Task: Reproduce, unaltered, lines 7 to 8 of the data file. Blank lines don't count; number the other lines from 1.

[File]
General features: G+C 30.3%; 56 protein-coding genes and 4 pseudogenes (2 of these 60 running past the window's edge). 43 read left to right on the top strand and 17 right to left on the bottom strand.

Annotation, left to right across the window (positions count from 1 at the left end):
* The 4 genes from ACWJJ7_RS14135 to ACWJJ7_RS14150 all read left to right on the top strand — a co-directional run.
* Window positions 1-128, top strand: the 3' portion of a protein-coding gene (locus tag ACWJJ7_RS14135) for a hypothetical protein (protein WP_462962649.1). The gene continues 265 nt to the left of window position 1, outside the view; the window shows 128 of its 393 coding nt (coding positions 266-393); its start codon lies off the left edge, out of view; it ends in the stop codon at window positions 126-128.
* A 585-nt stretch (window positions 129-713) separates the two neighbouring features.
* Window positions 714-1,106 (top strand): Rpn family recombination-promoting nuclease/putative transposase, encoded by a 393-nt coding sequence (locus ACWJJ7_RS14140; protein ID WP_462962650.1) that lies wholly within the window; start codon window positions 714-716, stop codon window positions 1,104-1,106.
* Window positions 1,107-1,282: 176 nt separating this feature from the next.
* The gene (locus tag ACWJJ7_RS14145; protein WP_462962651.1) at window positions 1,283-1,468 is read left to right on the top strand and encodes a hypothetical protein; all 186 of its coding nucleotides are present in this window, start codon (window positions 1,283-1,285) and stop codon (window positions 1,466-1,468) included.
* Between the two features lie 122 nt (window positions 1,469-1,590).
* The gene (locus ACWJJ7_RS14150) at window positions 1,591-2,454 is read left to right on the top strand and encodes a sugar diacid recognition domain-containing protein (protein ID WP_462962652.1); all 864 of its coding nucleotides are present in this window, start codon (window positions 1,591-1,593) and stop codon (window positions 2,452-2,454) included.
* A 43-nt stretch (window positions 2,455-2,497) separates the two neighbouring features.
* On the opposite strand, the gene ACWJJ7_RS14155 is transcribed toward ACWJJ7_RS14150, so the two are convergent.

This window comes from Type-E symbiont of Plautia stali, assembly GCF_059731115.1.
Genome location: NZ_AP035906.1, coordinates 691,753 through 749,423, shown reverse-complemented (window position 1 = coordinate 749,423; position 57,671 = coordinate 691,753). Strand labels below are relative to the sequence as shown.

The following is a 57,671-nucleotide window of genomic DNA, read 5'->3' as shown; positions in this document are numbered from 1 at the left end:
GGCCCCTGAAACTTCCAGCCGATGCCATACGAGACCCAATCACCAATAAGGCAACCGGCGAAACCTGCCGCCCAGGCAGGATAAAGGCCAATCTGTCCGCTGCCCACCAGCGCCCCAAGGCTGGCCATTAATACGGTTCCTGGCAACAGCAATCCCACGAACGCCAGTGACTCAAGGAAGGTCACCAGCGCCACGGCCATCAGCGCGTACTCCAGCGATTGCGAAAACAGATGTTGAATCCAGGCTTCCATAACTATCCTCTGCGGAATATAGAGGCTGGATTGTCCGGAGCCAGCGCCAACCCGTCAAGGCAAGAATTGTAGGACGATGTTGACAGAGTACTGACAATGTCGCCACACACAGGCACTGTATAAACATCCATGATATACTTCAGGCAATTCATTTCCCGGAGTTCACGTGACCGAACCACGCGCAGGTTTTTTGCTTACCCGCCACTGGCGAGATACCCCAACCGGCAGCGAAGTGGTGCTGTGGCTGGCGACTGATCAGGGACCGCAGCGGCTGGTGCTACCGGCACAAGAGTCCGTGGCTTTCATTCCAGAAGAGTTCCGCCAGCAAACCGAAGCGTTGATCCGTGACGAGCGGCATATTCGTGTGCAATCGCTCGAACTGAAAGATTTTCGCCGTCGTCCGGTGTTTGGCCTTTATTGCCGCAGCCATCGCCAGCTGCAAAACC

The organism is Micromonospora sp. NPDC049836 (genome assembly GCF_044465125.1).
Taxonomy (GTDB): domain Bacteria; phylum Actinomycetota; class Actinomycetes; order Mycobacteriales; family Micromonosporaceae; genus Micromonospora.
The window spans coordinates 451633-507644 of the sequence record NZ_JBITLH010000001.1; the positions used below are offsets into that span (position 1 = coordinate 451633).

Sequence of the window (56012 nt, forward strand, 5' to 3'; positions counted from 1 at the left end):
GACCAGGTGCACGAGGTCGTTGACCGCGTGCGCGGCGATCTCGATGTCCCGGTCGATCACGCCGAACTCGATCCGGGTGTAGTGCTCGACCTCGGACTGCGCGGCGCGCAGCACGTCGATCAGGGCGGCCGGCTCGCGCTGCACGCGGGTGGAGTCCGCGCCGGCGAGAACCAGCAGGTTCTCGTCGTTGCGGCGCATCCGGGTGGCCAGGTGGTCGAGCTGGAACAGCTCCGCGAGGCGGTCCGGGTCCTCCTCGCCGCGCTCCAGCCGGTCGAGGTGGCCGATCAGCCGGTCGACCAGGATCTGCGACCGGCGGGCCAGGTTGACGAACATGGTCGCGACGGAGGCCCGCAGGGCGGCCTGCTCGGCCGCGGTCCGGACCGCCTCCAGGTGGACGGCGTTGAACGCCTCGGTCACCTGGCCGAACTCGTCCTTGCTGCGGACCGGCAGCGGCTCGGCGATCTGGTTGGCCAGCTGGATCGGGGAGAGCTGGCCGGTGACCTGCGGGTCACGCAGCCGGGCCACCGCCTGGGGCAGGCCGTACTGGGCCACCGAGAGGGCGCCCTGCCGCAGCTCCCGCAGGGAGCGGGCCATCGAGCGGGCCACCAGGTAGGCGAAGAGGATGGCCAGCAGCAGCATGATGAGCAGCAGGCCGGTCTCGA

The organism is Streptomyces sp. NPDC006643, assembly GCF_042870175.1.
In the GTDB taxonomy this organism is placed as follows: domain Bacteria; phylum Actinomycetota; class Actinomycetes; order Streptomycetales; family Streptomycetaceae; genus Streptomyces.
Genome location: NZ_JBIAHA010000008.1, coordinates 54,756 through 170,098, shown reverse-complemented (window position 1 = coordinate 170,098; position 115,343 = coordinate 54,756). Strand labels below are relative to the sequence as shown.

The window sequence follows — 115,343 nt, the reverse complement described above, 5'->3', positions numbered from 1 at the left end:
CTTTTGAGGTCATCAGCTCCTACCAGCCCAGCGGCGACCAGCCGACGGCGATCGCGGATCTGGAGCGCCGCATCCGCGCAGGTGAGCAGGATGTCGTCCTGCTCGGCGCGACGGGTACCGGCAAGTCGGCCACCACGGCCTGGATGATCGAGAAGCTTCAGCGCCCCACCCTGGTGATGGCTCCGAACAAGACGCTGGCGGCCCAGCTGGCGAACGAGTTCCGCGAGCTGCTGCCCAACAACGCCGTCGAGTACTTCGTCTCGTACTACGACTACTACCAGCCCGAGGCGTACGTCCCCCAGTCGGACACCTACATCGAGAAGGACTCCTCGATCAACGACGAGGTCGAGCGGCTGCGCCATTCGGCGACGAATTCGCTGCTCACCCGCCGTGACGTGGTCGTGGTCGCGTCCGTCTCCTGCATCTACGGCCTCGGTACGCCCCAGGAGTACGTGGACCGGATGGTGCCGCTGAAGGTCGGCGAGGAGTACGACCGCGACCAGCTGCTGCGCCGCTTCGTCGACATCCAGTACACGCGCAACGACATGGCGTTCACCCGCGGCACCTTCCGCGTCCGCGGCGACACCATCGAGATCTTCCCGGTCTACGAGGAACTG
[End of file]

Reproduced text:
* Window positions 1,107-1,282: 176 nt separating this feature from the next.
* The gene (locus tag ACWJJ7_RS14145; protein WP_462962651.1) at window positions 1,283-1,468 is read left to right on the top strand and encodes a hypothetical protein; all 186 of its coding nucleotides are present in this window, start codon (window positions 1,283-1,285) and stop codon (window positions 1,466-1,468) included.